The one in the middle is the one that’s actually in the group, btw…
Kat Stevens: Child celebrities tend to be either inane or terrifying. Soulja Boy’s lot have the former category sewn up at the moment, so I guess that means jerk kidz are about to turn around to face their parents — staring with vacant glassy pupils — to chant in unison “We know your secrets. Unless you obey our commands we will sell them to Take A Break magazine.” Their mums and dads will hear the bone-chilling choir in the background, recall the decapitation scene in The Omen with a shudder, and cough up for an Xbox.
Martin Skidmore: Actually this is just the one Bang: Sabi’s partner Ella Ann was shot last September, the day she was to record her vocals, and she can’t walk or speak yet. Sabi sounds good on this, sweet and bright over the jerking rhythms, with the poster boys of jerk guesting. It probably doesn’t have the hookiness of “You’re A Jerk”, but you can’t help wishing them luck.
Chuck Eddy: This is twice as long as should be, and the Bangz take too long (over a minute) to show up; strange, seeing how they’re supposedly the main artists and all. When they come in they’re doing uneventful R&B singing stuff instead of rapping. And when they do start rapping, it’s not all that eventful either (and neither is New Boyz’ rapping, actually. Also, I don’t give a shit about “swag.”) Though I do like the part that rhymes “astro…naut” with “really really hot.” And the martian rockit beats are cool. And eventually the chorus kicks in. And they all look super cute and spirited in the video. So I guess:
Martin Kavka: I haven’t been a fan of the New Boyz when they’ve appeared on the Jukebox earlier, but I bust out laughing at Legacy’s line “my shit outta this world like I doo-doo’ed on Saturn,” and my smile only got broader in subsequent listens. The production is more appealing here than in past anthems I’ve heard from the jerk scene, too, although Al Shipley’s remark about the scene’s overdependence on five-year-old beats does apply in this case.
Mallory O’Donnell: OK, so they definitely need to find a new beat to jack. Still, this is the very essence of hip-hop — doing a thing, doing it well, doing it over and over again. What New Boyz do well is sound youthful and insouciant without the undeserved sense of entitlement and po-faced antics of Lil’ Wayne and Young Whomever. Plus, this one’s fun for the girls as well as the boys. I mean, who doesn’t love a little light-hearted theft?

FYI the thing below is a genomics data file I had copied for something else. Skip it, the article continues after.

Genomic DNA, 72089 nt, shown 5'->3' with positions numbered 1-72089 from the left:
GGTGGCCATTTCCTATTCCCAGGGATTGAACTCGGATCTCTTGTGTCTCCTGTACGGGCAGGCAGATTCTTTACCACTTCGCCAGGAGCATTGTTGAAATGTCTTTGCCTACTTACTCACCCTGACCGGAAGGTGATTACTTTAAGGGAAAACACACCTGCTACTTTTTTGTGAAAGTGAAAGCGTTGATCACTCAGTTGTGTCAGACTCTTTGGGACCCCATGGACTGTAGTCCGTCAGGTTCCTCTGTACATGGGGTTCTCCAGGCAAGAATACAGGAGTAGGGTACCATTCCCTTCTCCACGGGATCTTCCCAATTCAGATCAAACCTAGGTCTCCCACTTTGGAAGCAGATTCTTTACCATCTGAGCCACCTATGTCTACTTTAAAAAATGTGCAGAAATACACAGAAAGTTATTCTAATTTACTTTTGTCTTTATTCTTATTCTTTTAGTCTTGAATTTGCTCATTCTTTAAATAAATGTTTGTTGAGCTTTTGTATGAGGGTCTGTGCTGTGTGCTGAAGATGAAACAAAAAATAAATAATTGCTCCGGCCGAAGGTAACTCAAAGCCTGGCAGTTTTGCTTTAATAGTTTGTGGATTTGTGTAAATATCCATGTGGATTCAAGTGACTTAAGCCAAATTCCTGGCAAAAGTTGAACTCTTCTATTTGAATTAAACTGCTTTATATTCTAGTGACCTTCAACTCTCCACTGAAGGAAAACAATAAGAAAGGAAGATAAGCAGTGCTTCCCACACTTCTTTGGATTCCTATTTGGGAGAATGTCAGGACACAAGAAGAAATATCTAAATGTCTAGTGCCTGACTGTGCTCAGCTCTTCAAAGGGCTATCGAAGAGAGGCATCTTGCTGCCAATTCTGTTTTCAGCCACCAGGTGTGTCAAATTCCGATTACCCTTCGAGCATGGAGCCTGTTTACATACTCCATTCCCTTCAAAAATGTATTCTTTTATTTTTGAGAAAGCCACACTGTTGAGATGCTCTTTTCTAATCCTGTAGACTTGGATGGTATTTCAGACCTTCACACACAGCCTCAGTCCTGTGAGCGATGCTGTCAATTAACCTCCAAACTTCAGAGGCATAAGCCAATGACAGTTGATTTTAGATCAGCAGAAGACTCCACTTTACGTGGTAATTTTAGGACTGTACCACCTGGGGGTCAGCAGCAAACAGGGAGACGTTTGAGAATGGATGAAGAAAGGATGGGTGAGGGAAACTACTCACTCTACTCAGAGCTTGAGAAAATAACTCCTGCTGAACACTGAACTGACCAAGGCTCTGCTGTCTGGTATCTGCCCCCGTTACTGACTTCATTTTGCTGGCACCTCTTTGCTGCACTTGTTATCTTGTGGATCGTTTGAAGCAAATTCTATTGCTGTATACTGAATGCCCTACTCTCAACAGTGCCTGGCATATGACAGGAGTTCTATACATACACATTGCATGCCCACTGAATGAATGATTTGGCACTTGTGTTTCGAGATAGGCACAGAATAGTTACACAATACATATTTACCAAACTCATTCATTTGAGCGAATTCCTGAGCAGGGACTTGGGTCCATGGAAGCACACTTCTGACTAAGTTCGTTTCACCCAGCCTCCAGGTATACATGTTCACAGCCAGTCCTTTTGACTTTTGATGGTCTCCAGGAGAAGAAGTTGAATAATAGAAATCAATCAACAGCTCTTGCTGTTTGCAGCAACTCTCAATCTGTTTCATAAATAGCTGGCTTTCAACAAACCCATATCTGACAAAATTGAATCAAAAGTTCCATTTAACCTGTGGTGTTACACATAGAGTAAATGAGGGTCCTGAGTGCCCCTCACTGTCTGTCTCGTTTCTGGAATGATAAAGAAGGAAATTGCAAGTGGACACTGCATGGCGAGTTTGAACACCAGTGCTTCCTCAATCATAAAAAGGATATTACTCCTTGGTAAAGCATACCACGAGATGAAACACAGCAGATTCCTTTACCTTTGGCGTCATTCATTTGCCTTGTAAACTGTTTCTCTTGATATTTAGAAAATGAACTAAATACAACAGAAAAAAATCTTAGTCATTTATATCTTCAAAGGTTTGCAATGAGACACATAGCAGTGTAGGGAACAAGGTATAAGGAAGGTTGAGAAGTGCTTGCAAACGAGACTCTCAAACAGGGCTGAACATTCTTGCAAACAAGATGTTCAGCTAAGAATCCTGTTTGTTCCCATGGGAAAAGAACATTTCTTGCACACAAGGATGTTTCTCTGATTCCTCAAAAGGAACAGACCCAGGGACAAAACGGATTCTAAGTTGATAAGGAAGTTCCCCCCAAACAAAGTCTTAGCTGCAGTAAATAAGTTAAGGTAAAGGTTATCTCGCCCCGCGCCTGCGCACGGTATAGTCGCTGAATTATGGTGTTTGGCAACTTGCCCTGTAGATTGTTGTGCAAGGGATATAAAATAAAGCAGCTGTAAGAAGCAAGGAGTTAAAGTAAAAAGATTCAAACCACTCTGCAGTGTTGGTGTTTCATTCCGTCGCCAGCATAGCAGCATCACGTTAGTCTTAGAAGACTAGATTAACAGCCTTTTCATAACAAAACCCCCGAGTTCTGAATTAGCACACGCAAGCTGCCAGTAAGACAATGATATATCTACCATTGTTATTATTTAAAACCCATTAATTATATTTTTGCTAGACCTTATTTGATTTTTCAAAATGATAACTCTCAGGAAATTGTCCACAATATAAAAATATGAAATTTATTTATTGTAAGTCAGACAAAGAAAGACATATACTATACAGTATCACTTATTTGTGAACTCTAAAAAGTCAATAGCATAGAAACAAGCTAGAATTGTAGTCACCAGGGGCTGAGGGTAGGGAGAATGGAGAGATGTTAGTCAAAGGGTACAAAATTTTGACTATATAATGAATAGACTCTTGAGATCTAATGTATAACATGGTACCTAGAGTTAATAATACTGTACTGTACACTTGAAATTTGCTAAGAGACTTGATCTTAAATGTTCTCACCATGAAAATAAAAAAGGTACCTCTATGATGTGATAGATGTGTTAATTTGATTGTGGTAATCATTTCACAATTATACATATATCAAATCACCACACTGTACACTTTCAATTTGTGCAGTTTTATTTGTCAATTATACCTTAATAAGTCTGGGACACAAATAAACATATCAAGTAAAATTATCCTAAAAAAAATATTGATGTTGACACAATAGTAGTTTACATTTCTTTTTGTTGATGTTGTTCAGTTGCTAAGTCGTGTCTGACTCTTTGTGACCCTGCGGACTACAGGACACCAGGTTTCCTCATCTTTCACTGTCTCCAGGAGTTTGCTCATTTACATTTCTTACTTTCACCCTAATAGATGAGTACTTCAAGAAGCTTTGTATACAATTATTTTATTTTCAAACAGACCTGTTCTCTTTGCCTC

Alex Ostroff: It’s telling that even functioning at 50% capacity, there’s not much that can stop The Bangz. Sabi’s given us a hook nearly as catchy as “Boys With Tattoos”, and acquitted herself quite well on the mic — notable given that until Ella Ann was hit by a stray bullet in October, Sabi had never rapped. With an assist from the New Boyz (“nosy little kids trynna Budden like Joe”, “my iPod got The Bangz like it’s wearing a wig”), and some solid moments from Sabi (“Best they ever had/put ’em in the bag/on to the next one”), “Found My Swag” is a worthy enough successor to their debut. The little production touches, however, put this over the top: the vocal loop (of Ella?) that underpins the entire beat; the cowbell and woozy descending vocals at 2:00 — in and out in 10 seconds, but what wondrous seconds!; and that video (I mean, fuck MGMT – no one has as much fun OR as much neon as the Jerk scene).
Anthony Miccio: Smug, callow kids imitating smug, callow adults. Kept praying for Kris Kross to leap down from off-screen and blow this shit up hardcore.
Alfred Soto: Apt title — from the finger snaps to the “Killing Me Softly” sample, this is as assured and heartless as assembly line hip-hop can be, helmed by future young pros as cool as Kriss Kross. They dream about sex tapes without knowing whether they’ll ever be famous enough to make one themselves, giggle their way past silly lines, and cleverly let their female companion voice the most boastful verses. Let’s hope they got a “Warm It Up” ready to go.
Alex Macpherson: The jerk kids have mostly gained plaudits for their attitude, style and street dance sensibility, but “Found My Swag” is a reminder that you don’t get to pull something as sparse and vocal-foregrounded as this off without both lyrical distinction and dexterity, too. Though The Bangz are sadly reduced to a solo act here, Sabi holds it down for her partner in crime with her usual insouciance, taking us to space and back in Vera Wangs and mixed-race pride before casually disposing of her conquests: “Boys are like a shopping spree, I just put ’em in the bag / Or hand ’em off to Ella, let her pop a couple tags / Cuz that boy is out of style, on to the next fad!” And talking of whom, New Boyz’ Legacy comes up with a pretty convincing riposte to some earlier demands: “They be like, is you tatted? I say naw, but I’m packin’ — put out a sex tape and we both be blastin’.”
Ian Mathers: This song does a bunch of things I’m a total sucker for: that slow drum beat that punctuates the track like someone’s holding it back, the should-be-eerie backing vocals, a lot of space in the production and most importantly the feeling that all involved are having a lot of fun. In some ways it reminds me of Vistoso Bosses’ “Delirious” despite having little in common with that song sonically or lyrically; both are bursting with jubilance above and beyond their subject matter, and both only took a few listens to become completely indelible.
Matt Cibula: Jerk music seems to be controversial for some reason, but it’s fine by me. This little old DIY banger bites about 50 different things but manages to stay crispy even in the milk of this milky world. Honestly I almost gave this a 9 because it has the first “Recess” shoutout in hip-hop history, but then I got scared of my antiquity and knocked it back down again. Damn kids.
Anthony Easton: 
Michaelangelo Matos: